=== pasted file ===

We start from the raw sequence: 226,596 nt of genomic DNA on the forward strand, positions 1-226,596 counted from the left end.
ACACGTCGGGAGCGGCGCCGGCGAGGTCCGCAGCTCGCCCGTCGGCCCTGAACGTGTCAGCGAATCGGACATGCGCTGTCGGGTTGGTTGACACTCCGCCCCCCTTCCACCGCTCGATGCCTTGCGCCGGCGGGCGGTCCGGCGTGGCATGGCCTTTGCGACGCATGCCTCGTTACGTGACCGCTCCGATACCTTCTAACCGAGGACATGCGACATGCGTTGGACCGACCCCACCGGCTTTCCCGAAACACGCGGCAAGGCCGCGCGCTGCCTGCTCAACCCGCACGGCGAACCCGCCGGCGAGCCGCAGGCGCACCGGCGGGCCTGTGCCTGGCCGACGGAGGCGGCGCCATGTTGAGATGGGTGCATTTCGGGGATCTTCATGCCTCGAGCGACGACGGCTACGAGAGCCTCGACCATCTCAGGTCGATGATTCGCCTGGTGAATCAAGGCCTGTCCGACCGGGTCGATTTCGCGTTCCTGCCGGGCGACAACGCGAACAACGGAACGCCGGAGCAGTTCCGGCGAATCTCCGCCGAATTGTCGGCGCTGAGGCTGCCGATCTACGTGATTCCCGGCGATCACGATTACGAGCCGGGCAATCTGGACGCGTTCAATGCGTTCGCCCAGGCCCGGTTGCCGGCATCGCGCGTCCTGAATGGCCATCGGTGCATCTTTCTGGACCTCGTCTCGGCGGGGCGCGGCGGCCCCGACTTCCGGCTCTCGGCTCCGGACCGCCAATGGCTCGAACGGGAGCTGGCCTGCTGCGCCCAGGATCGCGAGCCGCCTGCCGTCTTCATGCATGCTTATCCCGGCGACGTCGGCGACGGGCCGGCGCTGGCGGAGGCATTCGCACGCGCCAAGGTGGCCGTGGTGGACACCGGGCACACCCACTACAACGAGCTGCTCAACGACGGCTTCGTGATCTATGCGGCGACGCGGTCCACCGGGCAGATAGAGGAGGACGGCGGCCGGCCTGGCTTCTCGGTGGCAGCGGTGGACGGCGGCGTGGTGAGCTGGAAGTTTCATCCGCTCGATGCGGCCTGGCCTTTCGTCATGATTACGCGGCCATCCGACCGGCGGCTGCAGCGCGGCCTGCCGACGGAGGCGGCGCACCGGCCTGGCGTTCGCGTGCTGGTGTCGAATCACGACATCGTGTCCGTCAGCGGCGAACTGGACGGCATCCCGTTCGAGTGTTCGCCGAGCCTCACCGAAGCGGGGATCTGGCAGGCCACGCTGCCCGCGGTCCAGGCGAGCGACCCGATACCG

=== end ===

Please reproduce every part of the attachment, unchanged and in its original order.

We start from the raw sequence: 226,596 nt of genomic DNA on the forward strand, positions 1-226,596 counted from the left end.
ACACGTCGGGAGCGGCGCCGGCGAGGTCCGCAGCTCGCCCGTCGGCCCTGAACGTGTCAGCGAATCGGACATGCGCTGTCGGGTTGGTTGACACTCCGCCCCCCTTCCACCGCTCGATGCCTTGCGCCGGCGGGCGGTCCGGCGTGGCATGGCCTTTGCGACGCATGCCTCGTTACGTGACCGCTCCGATACCTTCTAACCGAGGACATGCGACATGCGTTGGACCGACCCCACCGGCTTTCCCGAAACACGCGGCAAGGCCGCGCGCTGCCTGCTCAACCCGCACGGCGAACCCGCCGGCGAGCCGCAGGCGCACCGGCGGGCCTGTGCCTGGCCGACGGAGGCGGCGCCATGTTGAGATGGGTGCATTTCGGGGATCTTCATGCCTCGAGCGACGACGGCTACGAGAGCCTCGACCATCTCAGGTCGATGATTCGCCTGGTGAATCAAGGCCTGTCCGACCGGGTCGATTTCGCGTTCCTGCCGGGCGACAACGCGAACAACGGAACGCCGGAGCAGTTCCGGCGAATCTCCGCCGAATTGTCGGCGCTGAGGCTGCCGATCTACGTGATTCCCGGCGATCACGATTACGAGCCGGGCAATCTGGACGCGTTCAATGCGTTCGCCCAGGCCCGGTTGCCGGCATCGCGCGTCCTGAATGGCCATCGGTGCATCTTTCTGGACCTCGTCTCGGCGGGGCGCGGCGGCCCCGACTTCCGGCTCTCGGCTCCGGACCGCCAATGGCTCGAACGGGAGCTGGCCTGCTGCGCCCAGGATCGCGAGCCGCCTGCCGTCTTCATGCATGCTTATCCCGGCGACGTCGGCGACGGGCCGGCGCTGGCGGAGGCATTCGCACGCGCCAAGGTGGCCGTGGTGGACACCGGGCACACCCACTACAACGAGCTGCTCAACGACGGCTTCGTGATCTATGCGGCGACGCGGTCCACCGGGCAGATAGAGGAGGACGGCGGCCGGCCTGGCTTCTCGGTGGCAGCGGTGGACGGCGGCGTGGTGAGCTGGAAGTTTCATCCGCTCGATGCGGCCTGGCCTTTCGTCATGATTACGCGGCCATCCGACCGGCGGCTGCAGCGCGGCCTGCCGACGGAGGCGGCGCACCGGCCTGGCGTTCGCGTGCTGGTGTCGAATCACGACATCGTGTCCGTCAGCGGCGAACTGGACGGCATCCCGTTCGAGTGTTCGCCGAGCCTCACCGAAGCGGGGATCTGGCAGGCCACGCTGCCCGCGGTCCAGGCGAGCGACCCGATACCG